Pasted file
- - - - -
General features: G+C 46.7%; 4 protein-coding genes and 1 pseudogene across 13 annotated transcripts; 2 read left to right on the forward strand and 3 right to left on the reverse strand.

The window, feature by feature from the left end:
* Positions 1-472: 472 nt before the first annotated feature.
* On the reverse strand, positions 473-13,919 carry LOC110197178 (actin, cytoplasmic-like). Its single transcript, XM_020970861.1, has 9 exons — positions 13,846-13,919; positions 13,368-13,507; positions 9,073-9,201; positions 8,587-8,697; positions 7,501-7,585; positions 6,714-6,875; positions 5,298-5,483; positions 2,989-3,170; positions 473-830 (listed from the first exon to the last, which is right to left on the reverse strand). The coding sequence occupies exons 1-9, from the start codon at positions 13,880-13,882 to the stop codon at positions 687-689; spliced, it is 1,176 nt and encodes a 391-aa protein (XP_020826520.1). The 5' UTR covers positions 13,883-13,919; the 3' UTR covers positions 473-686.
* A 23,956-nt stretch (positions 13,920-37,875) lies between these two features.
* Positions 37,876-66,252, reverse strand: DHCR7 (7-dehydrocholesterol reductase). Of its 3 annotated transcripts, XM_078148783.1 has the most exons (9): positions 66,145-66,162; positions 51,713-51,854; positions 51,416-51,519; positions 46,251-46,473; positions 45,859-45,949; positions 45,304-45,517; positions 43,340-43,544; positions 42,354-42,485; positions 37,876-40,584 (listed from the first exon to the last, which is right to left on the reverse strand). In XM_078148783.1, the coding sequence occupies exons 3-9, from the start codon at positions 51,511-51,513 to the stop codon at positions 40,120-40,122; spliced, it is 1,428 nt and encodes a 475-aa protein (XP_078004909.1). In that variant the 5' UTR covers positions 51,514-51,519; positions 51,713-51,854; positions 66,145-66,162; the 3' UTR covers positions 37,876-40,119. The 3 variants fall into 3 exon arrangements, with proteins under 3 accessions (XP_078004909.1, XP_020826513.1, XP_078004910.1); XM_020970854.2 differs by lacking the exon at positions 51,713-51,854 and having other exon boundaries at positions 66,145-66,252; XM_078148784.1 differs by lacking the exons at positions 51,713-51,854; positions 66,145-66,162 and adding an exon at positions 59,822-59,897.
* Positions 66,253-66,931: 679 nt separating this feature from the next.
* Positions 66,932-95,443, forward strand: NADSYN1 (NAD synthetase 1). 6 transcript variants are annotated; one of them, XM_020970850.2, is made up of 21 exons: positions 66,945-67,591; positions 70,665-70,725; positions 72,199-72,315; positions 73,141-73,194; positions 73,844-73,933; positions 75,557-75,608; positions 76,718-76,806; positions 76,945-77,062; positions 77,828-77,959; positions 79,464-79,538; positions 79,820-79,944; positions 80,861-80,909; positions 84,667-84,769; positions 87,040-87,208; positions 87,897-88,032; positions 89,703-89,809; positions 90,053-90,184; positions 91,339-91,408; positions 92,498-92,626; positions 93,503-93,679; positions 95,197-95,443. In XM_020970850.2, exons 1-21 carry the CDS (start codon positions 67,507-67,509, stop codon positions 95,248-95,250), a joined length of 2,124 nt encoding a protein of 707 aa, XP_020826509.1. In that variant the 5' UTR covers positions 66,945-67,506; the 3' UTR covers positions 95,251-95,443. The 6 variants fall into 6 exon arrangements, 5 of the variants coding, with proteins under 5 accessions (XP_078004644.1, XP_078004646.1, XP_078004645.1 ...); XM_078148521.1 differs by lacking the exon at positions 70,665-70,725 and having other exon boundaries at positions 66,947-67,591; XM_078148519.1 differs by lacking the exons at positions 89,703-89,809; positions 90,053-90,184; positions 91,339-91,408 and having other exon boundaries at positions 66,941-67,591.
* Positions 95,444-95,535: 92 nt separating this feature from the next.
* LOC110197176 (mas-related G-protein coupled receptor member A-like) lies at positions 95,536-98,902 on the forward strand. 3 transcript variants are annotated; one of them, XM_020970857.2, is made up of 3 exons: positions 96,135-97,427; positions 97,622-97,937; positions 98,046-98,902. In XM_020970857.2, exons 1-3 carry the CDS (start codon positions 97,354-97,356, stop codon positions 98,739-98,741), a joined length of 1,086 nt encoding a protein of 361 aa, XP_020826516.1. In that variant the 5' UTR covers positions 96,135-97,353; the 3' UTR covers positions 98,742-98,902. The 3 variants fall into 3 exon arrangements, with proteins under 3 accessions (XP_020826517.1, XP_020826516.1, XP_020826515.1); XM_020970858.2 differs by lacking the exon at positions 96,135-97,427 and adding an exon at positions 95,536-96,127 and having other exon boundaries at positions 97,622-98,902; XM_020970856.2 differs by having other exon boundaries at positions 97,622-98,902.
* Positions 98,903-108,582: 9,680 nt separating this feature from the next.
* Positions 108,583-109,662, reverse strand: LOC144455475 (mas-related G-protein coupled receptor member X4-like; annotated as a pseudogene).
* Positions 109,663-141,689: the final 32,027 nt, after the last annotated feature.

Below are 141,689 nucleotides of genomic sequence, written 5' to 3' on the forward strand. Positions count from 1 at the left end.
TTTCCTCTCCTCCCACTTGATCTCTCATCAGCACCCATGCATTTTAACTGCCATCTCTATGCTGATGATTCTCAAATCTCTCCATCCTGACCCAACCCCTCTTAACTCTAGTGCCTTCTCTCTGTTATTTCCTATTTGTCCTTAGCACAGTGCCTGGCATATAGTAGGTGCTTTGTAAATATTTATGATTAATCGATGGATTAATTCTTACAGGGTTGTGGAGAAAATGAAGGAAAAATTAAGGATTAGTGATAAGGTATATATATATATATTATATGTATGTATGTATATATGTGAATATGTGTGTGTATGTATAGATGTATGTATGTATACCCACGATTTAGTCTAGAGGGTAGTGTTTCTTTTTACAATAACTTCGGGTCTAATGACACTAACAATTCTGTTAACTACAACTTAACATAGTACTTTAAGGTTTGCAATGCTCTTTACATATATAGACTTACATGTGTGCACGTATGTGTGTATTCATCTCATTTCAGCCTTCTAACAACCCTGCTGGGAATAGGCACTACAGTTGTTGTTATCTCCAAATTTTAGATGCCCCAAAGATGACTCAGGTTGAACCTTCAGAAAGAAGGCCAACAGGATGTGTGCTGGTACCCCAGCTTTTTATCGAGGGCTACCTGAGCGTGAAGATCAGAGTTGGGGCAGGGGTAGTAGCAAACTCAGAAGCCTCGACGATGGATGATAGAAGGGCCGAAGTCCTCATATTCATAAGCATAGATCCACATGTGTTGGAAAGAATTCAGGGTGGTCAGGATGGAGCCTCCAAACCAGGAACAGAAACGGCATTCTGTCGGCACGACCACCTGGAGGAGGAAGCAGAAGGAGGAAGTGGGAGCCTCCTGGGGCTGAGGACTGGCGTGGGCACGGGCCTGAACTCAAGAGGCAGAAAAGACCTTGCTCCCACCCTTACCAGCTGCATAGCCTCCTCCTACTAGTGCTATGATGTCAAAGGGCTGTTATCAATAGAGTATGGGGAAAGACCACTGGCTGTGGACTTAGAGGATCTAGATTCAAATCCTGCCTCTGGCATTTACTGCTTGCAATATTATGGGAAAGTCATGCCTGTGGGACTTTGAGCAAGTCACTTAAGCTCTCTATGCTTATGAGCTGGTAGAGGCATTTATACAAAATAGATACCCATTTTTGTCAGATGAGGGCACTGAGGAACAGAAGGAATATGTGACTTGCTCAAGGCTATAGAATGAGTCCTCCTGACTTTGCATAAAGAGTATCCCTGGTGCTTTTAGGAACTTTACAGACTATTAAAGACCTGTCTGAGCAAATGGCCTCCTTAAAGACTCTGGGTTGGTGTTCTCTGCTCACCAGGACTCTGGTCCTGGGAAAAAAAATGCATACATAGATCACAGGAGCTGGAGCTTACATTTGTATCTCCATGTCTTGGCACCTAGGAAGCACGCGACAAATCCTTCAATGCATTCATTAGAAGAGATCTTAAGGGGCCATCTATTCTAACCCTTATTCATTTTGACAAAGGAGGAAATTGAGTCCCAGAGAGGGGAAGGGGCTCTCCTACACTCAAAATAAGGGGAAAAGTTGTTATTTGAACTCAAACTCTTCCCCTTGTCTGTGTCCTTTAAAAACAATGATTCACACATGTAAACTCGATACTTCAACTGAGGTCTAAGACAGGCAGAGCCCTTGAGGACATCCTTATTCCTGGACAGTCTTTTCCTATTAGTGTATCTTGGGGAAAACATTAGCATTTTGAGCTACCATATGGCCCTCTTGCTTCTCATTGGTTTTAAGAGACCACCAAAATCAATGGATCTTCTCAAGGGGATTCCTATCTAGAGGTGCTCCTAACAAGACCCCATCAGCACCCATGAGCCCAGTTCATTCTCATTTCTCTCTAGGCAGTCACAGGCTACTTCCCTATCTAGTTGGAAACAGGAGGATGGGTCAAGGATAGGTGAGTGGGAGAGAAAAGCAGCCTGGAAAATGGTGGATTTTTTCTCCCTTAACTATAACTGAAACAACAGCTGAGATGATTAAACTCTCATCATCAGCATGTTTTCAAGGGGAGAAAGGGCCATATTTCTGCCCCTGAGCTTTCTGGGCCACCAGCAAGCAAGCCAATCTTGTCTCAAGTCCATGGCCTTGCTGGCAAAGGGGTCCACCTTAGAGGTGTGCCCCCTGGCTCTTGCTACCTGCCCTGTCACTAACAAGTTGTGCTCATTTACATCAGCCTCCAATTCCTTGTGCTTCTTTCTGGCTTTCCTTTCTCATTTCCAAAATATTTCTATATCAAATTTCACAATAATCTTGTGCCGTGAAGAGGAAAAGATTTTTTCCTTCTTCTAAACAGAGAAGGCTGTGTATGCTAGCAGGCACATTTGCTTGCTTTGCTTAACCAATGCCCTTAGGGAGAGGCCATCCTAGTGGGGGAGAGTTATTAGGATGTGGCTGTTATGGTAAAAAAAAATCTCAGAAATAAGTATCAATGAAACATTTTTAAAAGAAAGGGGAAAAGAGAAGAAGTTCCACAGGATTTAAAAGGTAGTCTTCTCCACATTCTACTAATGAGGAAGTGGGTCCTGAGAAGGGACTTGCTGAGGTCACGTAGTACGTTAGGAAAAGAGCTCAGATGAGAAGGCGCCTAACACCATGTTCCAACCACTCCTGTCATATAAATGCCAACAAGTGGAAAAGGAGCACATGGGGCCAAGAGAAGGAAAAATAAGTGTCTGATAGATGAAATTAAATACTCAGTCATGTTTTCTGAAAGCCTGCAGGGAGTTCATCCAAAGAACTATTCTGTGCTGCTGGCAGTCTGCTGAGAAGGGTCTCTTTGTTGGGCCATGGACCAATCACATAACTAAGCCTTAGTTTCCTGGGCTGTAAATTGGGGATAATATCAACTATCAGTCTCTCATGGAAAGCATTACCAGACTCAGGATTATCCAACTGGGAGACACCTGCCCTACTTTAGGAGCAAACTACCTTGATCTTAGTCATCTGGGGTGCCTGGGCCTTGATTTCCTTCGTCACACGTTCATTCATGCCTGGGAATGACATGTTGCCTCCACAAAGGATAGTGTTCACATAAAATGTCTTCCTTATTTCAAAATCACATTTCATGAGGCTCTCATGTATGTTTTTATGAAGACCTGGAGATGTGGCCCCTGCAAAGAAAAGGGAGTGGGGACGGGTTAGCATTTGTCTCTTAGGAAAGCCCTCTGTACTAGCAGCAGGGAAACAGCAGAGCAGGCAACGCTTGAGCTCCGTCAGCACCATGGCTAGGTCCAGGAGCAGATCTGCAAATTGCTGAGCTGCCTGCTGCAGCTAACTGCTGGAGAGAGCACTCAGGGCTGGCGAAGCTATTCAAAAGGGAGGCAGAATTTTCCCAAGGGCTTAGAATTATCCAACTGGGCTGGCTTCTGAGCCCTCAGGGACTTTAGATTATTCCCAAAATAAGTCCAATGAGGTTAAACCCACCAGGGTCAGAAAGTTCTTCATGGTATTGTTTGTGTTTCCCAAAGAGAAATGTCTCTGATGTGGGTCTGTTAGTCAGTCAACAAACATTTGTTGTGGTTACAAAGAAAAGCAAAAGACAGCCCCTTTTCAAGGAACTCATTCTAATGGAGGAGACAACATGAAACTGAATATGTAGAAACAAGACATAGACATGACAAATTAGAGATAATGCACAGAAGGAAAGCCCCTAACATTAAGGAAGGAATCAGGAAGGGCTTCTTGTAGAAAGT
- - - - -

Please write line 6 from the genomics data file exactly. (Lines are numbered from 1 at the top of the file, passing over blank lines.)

* Positions 37,876-66,252, reverse strand: DHCR7 (7-dehydrocholesterol reductase). Of its 3 annotated transcripts, XM_078148783.1 has the most exons (9): positions 66,145-66,162; positions 51,713-51,854; positions 51,416-51,519; positions 46,251-46,473; positions 45,859-45,949; positions 45,304-45,517; positions 43,340-43,544; positions 42,354-42,485; positions 37,876-40,584 (listed from the first exon to the last, which is right to left on the reverse strand). In XM_078148783.1, the coding sequence occupies exons 3-9, from the start codon at positions 51,511-51,513 to the stop codon at positions 40,120-40,122; spliced, it is 1,428 nt and encodes a 475-aa protein (XP_078004909.1). In that variant the 5' UTR covers positions 51,514-51,519; positions 51,713-51,854; positions 66,145-66,162; the 3' UTR covers positions 37,876-40,119. The 3 variants fall into 3 exon arrangements, with proteins under 3 accessions (XP_078004909.1, XP_020826513.1, XP_078004910.1); XM_020970854.2 differs by lacking the exon at positions 51,713-51,854 and having other exon boundaries at positions 66,145-66,252; XM_078148784.1 differs by lacking the exons at positions 51,713-51,854; positions 66,145-66,162 and adding an exon at positions 59,822-59,897.